Rococo (c. 1700 CE - 1776 CE)

Unlike the serious, heavy-looking Baroque style, Rococo was a decorative, elaborate art most often seen in French architecture and sculpture. Painting was often considered frivolous-looking and characterized by fluidity, curving lines, and lustrous colors. Favorite subjects for Rococo artists were the courtly lifestyles and playful love lives of the aristocracy. Drouais, the most prominent portraitist of his time, was the private artist of King Louis XV of France and a favorite of the king's mistress. At the time this portrait was painted, the marquis had recently arrived at court after the death of her husband.

The setting of the room and posture of the marquise are casual and relaxed, a characteristic seen often in Rococo art. Notice her elaborate dress, detailed in fine embroidery and trimmed with patterned lace. The fine garment is not only beautiful, but displays the wealth of the marquise.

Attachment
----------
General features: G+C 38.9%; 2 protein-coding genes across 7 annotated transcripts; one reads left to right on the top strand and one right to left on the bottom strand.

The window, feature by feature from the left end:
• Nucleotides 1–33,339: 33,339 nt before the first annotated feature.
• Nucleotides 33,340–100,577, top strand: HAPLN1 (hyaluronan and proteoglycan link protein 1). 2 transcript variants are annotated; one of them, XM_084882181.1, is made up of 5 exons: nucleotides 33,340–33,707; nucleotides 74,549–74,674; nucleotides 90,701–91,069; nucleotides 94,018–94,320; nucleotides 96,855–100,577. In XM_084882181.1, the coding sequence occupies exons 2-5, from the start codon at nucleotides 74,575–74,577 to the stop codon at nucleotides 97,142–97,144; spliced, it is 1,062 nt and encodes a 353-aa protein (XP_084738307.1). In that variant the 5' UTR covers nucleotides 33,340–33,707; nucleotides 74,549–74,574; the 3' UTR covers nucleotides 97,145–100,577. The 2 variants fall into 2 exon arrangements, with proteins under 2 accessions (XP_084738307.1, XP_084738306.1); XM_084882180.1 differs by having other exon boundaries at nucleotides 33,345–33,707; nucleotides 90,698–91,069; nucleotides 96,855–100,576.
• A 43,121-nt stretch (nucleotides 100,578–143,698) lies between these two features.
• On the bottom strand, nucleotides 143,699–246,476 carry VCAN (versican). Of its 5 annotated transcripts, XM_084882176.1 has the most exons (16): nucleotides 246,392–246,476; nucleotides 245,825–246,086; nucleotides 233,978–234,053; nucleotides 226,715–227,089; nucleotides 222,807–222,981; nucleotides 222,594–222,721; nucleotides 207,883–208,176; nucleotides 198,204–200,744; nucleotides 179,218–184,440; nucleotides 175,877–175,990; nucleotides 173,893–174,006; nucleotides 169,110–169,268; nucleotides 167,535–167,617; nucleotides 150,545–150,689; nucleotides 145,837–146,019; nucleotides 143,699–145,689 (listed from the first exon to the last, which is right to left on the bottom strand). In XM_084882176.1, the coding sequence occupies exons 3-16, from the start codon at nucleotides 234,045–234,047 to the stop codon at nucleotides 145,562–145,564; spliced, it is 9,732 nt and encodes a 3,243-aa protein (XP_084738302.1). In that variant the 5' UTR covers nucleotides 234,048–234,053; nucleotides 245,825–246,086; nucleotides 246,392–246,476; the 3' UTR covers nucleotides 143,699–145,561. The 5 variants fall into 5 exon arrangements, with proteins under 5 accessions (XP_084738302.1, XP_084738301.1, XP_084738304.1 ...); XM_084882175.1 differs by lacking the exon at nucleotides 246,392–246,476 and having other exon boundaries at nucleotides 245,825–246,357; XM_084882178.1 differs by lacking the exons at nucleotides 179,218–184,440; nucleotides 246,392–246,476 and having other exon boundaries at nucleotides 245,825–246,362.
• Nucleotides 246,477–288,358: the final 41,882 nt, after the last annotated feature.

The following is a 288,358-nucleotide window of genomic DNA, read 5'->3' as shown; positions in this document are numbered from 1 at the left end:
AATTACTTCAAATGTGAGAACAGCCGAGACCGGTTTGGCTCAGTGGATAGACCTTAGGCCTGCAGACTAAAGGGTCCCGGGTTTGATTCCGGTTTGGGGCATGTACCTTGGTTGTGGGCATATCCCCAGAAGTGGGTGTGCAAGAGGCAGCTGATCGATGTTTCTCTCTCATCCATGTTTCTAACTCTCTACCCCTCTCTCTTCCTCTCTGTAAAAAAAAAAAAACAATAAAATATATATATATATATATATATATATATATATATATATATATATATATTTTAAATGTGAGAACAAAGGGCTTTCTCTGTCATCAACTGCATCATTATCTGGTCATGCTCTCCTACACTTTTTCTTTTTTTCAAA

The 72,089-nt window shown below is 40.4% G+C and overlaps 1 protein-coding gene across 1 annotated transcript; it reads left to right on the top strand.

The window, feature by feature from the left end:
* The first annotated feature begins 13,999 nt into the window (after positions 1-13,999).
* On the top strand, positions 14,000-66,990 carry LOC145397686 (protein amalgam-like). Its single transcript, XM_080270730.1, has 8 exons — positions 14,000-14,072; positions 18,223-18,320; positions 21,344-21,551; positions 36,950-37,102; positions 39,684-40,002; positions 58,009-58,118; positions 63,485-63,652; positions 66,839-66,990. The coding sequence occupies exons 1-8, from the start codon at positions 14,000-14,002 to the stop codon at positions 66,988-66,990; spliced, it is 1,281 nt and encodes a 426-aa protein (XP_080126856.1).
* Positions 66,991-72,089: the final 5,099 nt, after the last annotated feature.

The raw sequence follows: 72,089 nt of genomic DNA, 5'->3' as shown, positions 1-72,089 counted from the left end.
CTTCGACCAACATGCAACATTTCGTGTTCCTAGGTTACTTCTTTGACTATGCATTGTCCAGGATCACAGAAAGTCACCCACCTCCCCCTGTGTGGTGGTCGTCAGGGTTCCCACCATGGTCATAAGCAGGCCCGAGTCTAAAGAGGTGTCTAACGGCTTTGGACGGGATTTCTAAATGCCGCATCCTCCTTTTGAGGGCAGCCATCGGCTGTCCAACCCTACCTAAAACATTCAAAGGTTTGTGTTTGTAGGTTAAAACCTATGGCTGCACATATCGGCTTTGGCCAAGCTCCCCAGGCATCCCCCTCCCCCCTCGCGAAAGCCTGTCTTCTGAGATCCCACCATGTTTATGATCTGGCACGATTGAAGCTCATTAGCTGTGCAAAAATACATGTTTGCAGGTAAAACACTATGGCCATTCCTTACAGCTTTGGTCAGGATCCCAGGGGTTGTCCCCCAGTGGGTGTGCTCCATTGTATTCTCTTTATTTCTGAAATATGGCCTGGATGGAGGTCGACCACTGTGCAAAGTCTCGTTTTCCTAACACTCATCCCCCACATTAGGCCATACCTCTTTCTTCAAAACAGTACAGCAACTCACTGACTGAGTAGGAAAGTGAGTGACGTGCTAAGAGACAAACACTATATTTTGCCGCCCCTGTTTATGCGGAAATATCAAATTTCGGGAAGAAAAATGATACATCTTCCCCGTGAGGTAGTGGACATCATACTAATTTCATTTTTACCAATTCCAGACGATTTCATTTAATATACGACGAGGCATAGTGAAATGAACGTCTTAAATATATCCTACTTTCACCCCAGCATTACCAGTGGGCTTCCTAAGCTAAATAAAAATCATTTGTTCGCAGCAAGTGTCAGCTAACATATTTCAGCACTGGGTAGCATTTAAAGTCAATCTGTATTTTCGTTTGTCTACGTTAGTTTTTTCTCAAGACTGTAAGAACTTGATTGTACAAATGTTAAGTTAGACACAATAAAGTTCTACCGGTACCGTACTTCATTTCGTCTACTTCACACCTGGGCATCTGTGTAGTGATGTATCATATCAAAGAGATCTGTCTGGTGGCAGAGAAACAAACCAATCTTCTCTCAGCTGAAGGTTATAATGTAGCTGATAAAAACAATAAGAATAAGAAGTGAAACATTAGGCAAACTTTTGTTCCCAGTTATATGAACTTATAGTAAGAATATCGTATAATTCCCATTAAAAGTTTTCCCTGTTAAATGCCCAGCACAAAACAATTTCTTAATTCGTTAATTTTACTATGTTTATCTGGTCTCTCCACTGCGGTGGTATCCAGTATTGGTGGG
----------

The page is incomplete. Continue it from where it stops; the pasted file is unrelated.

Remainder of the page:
She sits at her embroidery table, which illustrates her industriousness and interests. Portraits of this style often include a person with an object relating to their skills or interests in much the same way we pose with our favorite objects in our photographs.

Marquise de Caumont La Force
Francois Hubert Drouais, French (1727-1775)

Oil on canvas
39 inches H; 31 5/8 inches W
E. Arthur Ball Collection

World Events

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The artist of this painting, Drouais, was sometimes criticized for being superficial, overly sweet, and lacking in the spark that brings out the subject's personality. Do you agree with these criticisms? Why or why not?


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